A little vacation?

Dude, as a pastor in a church that does what our church does and does it how we do it (more to come), we all intentionally work as a productive part of the work force in our town and that has it’s benefits. I have been working at the Executive Director of Youth for Christ, Rome Area and as Bible Teacher at Unity Christian School where I taught Old Testament, New Testament, Systematic Theology and Apologetics. The work at Unity has grown to a full-time position as a the Director of Spiritual Life at the school. June 30 was my last day at YFC, and July 1 was my first day at Unity in this expanded role. Well, July 2-6 was time off for UCS staff, so I get a little break, or did I?

We tubed a river three times today, marched through downtown Dahlonega, GA, panned for gold, explored creeks and lakes, and chased lizards all while rodeoing three boys. Dude, I need a vacation from the vacation.

It’s fun. We are having a blast, and I’m recuperating from a long haul with lot’s of responsibilities. Thanks for all those who have prayed for the Jolly’s this past year. Father has been faithful.

I’ll be continuing the blogs on the role of the pastor when we return July 6, so keep an eye out for that. If you have not read the previous 4 posts, get caught up and join the dialogue.

Thanks for all the hits and comments. Keep it going.

Rock on!

One comment

  1. So this Sunday I will, God willing, be preaching on what it means for Fifth Avenue to know the purpouse of proclaiming the gospel.

    I need you brothers to sharpen me up. These are some summary Statements, from men I know in australia and the UK to get me thinking.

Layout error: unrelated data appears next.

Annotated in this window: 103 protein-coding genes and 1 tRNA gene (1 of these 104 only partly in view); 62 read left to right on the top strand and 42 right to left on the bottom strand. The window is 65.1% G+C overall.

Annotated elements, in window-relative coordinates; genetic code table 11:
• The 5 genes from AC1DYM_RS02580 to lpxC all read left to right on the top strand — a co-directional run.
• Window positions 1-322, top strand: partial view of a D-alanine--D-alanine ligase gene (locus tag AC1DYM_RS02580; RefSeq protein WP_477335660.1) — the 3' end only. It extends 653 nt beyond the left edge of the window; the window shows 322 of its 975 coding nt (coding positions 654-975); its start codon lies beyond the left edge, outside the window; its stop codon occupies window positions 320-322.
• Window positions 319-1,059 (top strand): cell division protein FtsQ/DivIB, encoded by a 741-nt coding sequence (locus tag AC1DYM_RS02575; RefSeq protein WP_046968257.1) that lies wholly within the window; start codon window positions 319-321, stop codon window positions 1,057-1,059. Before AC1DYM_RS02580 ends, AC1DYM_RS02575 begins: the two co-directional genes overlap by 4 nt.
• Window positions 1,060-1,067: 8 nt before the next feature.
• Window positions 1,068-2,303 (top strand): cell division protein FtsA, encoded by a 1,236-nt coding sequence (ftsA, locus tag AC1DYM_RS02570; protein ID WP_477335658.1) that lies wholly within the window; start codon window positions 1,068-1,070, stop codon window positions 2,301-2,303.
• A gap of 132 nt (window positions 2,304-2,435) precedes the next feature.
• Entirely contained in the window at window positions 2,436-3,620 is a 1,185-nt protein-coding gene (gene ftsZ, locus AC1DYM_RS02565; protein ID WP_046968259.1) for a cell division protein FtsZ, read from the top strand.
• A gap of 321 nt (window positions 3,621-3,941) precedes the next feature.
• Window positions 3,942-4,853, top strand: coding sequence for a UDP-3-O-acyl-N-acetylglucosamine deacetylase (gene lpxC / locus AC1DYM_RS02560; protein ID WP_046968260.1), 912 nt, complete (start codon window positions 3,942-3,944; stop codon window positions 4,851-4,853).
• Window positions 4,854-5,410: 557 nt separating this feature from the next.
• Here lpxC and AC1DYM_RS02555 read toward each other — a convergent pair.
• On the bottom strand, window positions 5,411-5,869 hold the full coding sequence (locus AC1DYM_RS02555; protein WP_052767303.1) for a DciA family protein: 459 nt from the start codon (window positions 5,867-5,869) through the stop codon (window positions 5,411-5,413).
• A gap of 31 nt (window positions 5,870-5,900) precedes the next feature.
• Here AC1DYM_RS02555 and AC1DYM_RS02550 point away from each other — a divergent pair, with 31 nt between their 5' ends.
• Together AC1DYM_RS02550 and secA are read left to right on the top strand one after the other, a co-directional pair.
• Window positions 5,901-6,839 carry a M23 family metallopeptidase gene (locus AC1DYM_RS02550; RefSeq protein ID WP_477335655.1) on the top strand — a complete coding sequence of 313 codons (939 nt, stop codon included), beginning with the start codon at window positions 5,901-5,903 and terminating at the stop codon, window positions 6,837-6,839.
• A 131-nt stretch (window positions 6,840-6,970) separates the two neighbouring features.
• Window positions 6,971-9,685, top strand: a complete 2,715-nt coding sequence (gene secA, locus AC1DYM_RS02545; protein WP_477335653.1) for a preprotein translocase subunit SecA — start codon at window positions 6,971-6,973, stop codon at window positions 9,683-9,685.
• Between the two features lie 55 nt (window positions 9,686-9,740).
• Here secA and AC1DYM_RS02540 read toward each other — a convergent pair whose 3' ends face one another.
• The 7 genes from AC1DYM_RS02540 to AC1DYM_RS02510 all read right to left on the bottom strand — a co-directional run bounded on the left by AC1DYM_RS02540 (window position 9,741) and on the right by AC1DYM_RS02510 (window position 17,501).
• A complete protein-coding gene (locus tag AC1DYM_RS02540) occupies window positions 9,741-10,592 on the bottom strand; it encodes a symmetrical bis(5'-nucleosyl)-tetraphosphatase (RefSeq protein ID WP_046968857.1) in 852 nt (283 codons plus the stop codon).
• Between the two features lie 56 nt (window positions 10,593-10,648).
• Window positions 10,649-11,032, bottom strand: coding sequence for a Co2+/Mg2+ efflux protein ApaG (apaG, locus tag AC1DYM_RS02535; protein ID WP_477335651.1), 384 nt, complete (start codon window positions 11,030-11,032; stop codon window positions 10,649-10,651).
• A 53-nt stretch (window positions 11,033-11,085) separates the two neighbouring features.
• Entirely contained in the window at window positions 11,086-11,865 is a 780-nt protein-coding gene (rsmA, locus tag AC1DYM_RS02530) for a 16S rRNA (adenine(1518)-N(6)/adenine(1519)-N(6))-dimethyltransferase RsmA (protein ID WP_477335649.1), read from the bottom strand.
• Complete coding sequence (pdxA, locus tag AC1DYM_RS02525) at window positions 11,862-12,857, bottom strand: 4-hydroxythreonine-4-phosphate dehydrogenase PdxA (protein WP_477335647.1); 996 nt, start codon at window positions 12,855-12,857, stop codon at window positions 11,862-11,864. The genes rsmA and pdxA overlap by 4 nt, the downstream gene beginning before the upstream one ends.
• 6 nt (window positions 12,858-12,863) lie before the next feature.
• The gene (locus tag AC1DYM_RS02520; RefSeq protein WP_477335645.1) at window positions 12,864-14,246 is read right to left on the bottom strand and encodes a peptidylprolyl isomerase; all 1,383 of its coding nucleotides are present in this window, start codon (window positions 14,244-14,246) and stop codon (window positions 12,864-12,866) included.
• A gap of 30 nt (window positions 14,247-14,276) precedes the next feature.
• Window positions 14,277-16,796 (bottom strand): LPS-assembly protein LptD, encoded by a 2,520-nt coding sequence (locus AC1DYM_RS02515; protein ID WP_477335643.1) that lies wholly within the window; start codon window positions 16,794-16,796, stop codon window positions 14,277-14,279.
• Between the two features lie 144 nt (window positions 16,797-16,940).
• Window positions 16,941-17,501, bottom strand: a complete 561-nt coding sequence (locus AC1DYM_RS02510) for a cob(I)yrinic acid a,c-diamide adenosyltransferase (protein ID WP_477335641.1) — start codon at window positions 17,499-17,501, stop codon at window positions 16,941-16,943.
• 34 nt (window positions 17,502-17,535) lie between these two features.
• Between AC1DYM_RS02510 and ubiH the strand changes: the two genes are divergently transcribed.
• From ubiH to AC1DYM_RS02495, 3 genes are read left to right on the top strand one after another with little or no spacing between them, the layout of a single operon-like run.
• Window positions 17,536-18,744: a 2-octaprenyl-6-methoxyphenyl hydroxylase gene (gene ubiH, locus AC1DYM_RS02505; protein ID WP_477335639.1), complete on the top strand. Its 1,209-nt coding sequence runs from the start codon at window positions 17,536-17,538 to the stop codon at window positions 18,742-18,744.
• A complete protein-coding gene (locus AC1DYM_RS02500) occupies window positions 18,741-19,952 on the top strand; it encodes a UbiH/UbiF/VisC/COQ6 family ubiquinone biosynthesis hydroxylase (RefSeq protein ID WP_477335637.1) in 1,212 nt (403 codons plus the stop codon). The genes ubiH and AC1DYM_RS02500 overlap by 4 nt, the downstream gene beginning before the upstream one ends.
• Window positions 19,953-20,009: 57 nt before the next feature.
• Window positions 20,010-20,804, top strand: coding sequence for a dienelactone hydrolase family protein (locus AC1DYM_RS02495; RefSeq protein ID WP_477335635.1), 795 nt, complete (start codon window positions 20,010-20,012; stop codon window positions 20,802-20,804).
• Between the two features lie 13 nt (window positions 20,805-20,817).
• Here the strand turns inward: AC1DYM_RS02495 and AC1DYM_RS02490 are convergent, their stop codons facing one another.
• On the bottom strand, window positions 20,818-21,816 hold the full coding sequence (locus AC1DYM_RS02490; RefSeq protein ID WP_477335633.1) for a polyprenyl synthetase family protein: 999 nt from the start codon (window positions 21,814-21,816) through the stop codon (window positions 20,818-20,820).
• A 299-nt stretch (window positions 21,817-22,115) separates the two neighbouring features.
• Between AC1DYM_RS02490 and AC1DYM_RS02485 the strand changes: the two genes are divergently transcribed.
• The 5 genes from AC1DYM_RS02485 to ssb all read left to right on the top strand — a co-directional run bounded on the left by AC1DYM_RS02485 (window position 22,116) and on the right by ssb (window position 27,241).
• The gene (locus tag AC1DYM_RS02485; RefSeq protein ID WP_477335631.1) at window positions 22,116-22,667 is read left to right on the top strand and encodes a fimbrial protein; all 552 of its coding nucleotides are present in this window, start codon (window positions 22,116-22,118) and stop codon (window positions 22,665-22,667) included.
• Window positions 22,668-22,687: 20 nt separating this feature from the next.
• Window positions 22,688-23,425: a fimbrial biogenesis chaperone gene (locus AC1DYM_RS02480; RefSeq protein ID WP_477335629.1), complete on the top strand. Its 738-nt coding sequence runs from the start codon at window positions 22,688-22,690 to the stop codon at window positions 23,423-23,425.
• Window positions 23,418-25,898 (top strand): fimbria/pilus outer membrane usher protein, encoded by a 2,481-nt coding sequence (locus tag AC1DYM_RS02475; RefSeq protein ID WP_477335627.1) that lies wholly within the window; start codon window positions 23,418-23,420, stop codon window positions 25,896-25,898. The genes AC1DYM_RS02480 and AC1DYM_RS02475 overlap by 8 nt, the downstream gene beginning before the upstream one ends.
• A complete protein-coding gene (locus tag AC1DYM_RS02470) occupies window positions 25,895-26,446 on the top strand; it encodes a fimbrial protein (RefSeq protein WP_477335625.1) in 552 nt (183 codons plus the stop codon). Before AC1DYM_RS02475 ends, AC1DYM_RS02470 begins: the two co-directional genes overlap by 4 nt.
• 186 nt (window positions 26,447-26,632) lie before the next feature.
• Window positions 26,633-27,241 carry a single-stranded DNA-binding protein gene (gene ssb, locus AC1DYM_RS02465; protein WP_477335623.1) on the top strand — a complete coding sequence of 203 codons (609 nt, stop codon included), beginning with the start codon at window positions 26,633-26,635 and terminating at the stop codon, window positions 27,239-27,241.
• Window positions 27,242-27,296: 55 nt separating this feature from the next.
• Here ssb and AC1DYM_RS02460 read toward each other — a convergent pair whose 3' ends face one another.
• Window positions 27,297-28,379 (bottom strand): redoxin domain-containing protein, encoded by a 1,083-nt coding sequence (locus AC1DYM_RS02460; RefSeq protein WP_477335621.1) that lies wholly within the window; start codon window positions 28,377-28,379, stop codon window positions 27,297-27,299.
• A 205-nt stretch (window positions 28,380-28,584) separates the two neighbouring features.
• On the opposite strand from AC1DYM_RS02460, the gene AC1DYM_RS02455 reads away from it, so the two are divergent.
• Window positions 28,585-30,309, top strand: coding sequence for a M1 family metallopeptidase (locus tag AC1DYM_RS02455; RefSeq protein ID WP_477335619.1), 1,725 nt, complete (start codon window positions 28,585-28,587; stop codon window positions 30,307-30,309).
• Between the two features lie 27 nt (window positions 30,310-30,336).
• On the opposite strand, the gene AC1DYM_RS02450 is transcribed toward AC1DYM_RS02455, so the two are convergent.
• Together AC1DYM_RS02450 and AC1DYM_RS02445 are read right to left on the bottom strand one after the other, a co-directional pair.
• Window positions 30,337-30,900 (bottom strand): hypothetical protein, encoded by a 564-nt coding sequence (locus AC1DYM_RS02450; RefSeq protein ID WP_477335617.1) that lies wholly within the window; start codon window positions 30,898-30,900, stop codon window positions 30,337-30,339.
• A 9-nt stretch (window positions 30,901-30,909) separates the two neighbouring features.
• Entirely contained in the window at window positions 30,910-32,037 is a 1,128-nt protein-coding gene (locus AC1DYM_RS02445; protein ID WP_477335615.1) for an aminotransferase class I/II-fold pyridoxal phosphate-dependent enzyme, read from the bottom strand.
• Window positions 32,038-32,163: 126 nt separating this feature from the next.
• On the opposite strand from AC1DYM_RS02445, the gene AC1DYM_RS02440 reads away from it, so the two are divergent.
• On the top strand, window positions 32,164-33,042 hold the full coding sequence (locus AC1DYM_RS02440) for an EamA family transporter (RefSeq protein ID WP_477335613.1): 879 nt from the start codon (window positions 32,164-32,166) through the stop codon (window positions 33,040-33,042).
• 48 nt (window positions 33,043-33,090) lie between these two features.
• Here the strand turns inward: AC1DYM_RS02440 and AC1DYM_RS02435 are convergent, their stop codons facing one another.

Mission and the local church
    ‘As the father sent me, so I send you’
    John 17:18 & 20:21
    Mission can be a tricky word. It is commonly used to describe an agenda or objective we set for ourselves –– as, for example, when an organisation writes a Mission Statement. However, it comes from the Latin missio, signifying ‘sent’, and this is the fundamental idea in the Bible. Jesus’ words, spoken before his death (John 17:18) and repeated after his resurrection (20:21), show his consciousness of having been sent by his Father. For us, mission stems from Jesus’ own sending of his disciples.

    The sending of Jesus by the Father

    John 3:16 declares, ‘God so loved the world that he sent his one and only son…’

    From the time of mankind’s rebellion God has been lovingly seeking the lost. In the Garden of Eden the questions God addressed to Adam (‘Where are you?’ and ‘What have you done?’ Genesis 3:8-11) and the promise he made of a saviour (to ‘crush’ the serpent’s head Gen. 3:15) set the framework for his rescue plan. Throughout the Bible God is the missioner and it is his zeal that brings salvation to the ends of the earth (Isaiah 9:7).

    The mission of the Son

    John 3:16 continues, ‘…that whoever believes in him should not perish but have eternal life’. This is the purpose for which God sent his son into the world –– ’not to condemn … but to save’ (3:17).

    Isaiah’s second servant song (Is. 49:1-6) contains Jesus’ job description. God says to his servant, ‘It is too light a thing that you should be my servant to bring back the preserved of Israel; I will make you a light for the nations that my salvation may reach to the ends of the earth’. When his hour had come, Jesus’ unique saving work took him to the cross, fulfilling the role of the servant as he submitted himself to ‘bearing the sin of many’ (53:12) and opening the way of salvation to Jew and Gentile alike (Acts 1:8; Romans 1:16).

    The sending of the disciples by Jesus

    ‘As the Father sent me, so I send you’ declared Jesus.

    In Jesus’ saying, different Greek words are used for each ‘sending’ –– this cautions against overstating the extent of the parallel. Rather than implying that the disciples would mimic his incarnation or repeat his work, Jesus is making the straightforward point that the disciples must reckon themselves sent to carry out their task, just as he had been sent by the Father to accomplish his task. The emphasis is on the fact of being sent, not on the mode of the sending or the content of the task. This agrees with John’s insistence, throughout his gospel, that the coming of the Son and the work he came to do are truly unique.